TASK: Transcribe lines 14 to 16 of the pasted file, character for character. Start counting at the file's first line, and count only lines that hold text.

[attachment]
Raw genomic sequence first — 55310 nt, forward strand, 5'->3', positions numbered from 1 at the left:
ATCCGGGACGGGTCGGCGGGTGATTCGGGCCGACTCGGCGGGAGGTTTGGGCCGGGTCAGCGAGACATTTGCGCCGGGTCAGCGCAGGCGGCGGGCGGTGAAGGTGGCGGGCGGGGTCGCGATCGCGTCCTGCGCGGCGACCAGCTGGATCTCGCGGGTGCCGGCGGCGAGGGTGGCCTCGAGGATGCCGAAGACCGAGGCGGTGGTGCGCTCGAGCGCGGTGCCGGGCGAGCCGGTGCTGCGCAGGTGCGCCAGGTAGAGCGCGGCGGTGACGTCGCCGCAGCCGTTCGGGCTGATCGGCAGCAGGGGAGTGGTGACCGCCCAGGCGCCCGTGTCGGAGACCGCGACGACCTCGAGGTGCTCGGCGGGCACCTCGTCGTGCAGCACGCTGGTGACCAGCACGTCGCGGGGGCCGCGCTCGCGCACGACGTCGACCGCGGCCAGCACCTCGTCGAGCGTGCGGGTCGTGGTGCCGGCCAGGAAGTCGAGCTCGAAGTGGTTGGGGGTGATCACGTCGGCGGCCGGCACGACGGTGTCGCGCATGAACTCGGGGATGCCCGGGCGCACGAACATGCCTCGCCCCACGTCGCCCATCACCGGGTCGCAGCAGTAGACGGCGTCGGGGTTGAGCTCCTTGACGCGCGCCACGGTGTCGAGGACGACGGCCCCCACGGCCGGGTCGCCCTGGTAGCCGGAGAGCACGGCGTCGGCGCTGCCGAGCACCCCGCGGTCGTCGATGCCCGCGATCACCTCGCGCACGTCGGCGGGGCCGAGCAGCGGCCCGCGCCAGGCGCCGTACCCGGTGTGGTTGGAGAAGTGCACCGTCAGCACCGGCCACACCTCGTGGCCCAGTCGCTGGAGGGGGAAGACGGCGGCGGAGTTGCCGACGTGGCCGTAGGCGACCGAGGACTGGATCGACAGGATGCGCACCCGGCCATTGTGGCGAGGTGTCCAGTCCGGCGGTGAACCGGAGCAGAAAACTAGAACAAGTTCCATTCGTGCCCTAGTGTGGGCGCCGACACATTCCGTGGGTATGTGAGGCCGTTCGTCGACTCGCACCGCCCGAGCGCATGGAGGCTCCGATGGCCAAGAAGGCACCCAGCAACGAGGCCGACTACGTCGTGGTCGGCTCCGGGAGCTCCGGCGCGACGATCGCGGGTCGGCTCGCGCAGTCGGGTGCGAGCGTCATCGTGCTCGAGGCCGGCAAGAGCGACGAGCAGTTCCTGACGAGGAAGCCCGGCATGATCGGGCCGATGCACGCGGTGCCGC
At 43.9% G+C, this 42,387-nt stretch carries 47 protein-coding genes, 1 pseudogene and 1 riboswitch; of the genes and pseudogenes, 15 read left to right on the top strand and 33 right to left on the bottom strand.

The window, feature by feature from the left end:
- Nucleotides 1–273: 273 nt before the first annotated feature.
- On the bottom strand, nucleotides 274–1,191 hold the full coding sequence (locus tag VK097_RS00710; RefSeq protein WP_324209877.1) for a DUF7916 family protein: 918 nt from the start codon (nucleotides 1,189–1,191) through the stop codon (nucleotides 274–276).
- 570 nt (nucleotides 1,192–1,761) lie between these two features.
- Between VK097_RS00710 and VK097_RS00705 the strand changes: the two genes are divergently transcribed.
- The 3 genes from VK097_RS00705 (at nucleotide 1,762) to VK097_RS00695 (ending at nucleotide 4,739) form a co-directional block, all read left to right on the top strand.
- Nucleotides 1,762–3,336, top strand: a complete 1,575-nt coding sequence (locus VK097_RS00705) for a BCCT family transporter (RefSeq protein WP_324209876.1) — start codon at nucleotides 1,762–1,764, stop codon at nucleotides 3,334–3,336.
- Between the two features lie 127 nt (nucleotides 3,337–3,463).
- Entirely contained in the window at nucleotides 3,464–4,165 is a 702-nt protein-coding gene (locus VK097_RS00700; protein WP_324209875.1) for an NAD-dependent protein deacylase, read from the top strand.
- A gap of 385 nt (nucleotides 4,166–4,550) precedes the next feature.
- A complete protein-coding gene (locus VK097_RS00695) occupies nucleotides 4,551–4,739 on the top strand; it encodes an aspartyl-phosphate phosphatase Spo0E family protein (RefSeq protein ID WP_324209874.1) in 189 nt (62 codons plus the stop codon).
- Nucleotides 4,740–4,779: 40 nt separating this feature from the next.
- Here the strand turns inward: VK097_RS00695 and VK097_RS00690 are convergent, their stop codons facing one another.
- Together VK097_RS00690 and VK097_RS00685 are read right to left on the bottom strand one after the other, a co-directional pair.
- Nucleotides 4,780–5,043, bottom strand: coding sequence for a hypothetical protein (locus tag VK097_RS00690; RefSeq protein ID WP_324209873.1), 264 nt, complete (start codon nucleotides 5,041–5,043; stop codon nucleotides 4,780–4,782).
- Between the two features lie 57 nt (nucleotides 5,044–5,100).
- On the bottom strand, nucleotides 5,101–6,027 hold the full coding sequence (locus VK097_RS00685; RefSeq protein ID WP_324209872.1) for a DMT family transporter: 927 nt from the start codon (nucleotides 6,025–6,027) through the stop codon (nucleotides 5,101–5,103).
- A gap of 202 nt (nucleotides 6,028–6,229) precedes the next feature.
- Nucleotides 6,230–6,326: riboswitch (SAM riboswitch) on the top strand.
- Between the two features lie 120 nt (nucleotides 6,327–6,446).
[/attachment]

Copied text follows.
- A complete protein-coding gene (locus VK097_RS00695) occupies nucleotides 4,551–4,739 on the top strand; it encodes an aspartyl-phosphate phosphatase Spo0E family protein (RefSeq protein ID WP_324209874.1) in 189 nt (62 codons plus the stop codon).
- Nucleotides 4,740–4,779: 40 nt separating this feature from the next.
- Here the strand turns inward: VK097_RS00695 and VK097_RS00690 are convergent, their stop codons facing one another.